You’re right, it was a run-the-ball, stop-the-run game and quarterbacks didn’t throw nearly as many passes as they do today, but I think you’ve forgotten a few other ingredients in the game of the 1960s. Cornerbacks played “bump-and-run” coverage, as pass-defenders were allowed to maintain contact with receivers until the ball was in the air. There were no “defenseless receivers,” defensive linemen used a legal tactic known as the “head slap,” and blows to the quarterback’s head were not only permitted, they were encouraged. Timing routes? No such thing. There were no three-step drops and get the ball out quickly. It was a game of seven-step and nine-step drops. Offensive linemen weren’t allowed to use their hands to block; they blocked with their forearms and holding penalties cost 15 yards, not 10. Oh, one more thing: Quarterbacks called their own plays, as Bart Starr did; even on the most important play in the history of the franchise. By the way, for much of Starr’s career, only two teams made it into the postseason, not 12.
Aaron from Pound, VA
Do you think the Packers deserve the No. 1 franchise in all of sports title?
I cover the NFL, so I’ll stick to my specialty. In my opinion, the Packers are the No. 1 franchise in the NFL. Winning the Super Bowl certainly gives a team the inside track to that title, but you have to have more going for you than just a Super Bowl title to be worthy of the best-in-the-league distinction. My criteria for ranking franchises would include the franchise’s tradition and esteem, the fervor of its fan base, the quality of its facilities, the stability of its front office and operations, and its brand. In all of those categories, the Packers are either at or near the top. They are the current champions and they have a tradition and esteem second to none. The fan base is worldwide, rabid, loyal and supportive. The team’s facilities are highlighted by Lambeau Field, which is a football shrine. The front office operates in time-honored, measured and calculated ways. It features a GM from the Ron Wolf tree that is the envy of the league, and a head coach that is a perfect fit for this franchise. The Packers brand, of course, is legendary. Relative to those criteria, the Packers will never stray too far from the top of the league rankings. There are a few other teams about which you can say the same. They are the Packers’ competition for best-in-the-league honors and where those teams stand each year will likely be determined by what they do on the field.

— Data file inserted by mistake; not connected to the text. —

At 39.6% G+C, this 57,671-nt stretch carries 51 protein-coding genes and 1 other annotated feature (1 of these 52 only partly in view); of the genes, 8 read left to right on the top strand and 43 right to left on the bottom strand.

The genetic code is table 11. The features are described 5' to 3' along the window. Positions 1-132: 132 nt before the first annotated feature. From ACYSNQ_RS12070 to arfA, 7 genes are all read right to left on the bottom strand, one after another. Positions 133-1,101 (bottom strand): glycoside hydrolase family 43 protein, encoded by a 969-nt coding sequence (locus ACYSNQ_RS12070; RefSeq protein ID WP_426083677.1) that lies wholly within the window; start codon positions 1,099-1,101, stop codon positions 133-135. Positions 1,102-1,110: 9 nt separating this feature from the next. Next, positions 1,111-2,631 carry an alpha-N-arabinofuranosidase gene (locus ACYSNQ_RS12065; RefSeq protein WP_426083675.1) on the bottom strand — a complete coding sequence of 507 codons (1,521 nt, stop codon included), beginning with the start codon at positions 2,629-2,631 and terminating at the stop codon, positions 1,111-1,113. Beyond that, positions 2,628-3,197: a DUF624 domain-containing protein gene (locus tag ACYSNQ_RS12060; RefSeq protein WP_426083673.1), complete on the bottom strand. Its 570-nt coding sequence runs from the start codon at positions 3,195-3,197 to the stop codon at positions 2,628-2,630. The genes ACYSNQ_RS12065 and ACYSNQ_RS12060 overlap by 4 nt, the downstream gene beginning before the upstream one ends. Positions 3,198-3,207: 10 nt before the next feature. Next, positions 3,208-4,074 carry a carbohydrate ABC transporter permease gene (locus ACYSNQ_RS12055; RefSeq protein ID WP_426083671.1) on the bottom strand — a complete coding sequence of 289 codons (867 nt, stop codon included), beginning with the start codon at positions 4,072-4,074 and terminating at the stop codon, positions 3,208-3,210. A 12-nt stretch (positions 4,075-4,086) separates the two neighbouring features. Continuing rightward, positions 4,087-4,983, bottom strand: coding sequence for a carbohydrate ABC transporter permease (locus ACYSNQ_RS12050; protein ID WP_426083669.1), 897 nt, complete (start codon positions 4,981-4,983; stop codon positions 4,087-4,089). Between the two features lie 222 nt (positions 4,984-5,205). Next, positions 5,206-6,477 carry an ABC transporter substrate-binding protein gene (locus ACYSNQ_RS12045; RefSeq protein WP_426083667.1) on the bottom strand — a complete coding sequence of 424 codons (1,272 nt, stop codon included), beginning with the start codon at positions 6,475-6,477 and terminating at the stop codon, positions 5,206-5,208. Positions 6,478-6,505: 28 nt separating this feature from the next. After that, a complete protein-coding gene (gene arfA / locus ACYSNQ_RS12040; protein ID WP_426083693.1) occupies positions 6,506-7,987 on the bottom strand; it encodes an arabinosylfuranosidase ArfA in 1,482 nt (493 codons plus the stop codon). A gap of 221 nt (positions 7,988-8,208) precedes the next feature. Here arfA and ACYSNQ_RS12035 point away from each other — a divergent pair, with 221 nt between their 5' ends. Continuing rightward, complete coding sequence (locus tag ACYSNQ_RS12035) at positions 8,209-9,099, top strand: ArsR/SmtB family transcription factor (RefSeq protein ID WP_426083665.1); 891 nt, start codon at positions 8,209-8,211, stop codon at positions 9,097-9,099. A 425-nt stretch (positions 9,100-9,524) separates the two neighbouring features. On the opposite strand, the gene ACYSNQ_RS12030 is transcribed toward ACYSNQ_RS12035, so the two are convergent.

For the story detailing the Packers' current No. 1 ranking, click here.